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How much sugar is in your child's fruit drink?

Researchers and colleagues from Action on Sugar have assessed the sugar content of over 200 fruit drinks marketed at children and have found them to be "unacceptably high."

To assess the sugar content of fruit juice drinks, 100% natural juices, and smoothies marketed specifically to children, the researchers measured the quantity of 'free' sugars in 203 standard portion sizes (200 ml).

'Free' sugars refer to sugars, such as glucose, fructose, sucrose, and table sugar, which are added by the manufacturer, and naturally occurring sugars in honey, syrups, fruit juices and fruit juice concentrates, but not the naturally occurring sugars found in whole fruits and vegetables, which the body metabolises differently and which act to curb energy intake.

Exercise may slow brain aging by 10 years for older people

Exercise in older people is associated with a slower rate of decline in thinking skills that occurs with aging. People who reported light to no exercise experienced a decline equal to 10 more years of aging as compared to people who reported moderate to intense exercise, according to a population-based observational study.

"The number of people over the age of 65 on the rise, " said study author Clinton B. Wright, MD, MS. "Our study showed that for older people, getting regular exercise may be protective, helping them keep their cognitive abilities longer."

Poor diet and lack of exercise accelerate the onset of age-related

Could an unhealthy diet and lack of exercise be making you age faster? Researchers believe there is a link between these modifiable lifestyle factors and the biological processes of aging. In a recent study, researchers demonstrated that a poor diet and lack of exercise accelerated the onset of cellular senescence and, in turn, age-related conditions in mice. Results appear today in Diabetes.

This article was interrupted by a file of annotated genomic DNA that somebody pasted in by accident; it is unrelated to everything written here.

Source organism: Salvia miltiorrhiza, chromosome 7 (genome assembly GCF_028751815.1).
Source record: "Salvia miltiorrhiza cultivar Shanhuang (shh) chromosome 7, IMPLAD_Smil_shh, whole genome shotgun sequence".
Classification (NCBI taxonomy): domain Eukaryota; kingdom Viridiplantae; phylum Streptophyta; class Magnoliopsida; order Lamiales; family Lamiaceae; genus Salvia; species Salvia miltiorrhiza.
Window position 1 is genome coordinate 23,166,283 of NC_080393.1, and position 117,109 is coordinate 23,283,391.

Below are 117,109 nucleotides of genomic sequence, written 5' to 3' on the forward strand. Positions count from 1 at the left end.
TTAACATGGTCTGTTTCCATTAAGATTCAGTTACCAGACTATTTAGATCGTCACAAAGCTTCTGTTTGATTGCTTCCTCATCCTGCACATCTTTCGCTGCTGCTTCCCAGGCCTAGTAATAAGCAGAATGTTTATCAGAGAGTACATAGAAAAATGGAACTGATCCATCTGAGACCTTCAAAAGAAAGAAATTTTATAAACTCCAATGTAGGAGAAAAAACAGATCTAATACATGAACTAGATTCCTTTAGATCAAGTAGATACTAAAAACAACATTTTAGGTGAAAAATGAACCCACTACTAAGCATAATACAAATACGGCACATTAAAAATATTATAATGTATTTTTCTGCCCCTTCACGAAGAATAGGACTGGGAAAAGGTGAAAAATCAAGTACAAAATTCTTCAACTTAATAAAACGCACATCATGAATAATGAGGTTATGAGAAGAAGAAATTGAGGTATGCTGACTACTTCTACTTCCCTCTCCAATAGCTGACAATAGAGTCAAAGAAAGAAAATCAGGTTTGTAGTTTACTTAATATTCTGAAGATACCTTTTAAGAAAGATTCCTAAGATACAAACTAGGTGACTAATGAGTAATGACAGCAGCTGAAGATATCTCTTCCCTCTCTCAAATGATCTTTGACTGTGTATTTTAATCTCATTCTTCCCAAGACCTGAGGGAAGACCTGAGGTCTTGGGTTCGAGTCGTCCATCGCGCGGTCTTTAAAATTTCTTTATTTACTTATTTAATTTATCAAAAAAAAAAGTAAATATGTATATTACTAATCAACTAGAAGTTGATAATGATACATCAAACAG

It's grapes that are great for your eyes - and could reduce the risk of blindness later in life

Generations of children have had to be cajoled into eating their carrots with the promise that the vegetables are good for their eyesight.

Now new research has delivered a much sweeter deal, revealing that eating grapes is good for the eyes and could reduce the risk of going blind later in life.

The fruit protects against a chemical process known as oxidative stress, which releases harmful molecules called free radicals into the retina, the study found.

'Cold turkey' best way to quit smoking, study shows

People who want to quit smoking are more likely to succeed if they go "cold turkey" by stopping abruptly, a study in Annals of Internal Medicine shows.

Volunteers who used this approach were 25% more likely to remain abstinent half a year from the date that they give up than smokers who tried to gradually wean themselves off instead.

The NHS says that picking a convenient date to quit is important, according to BBC.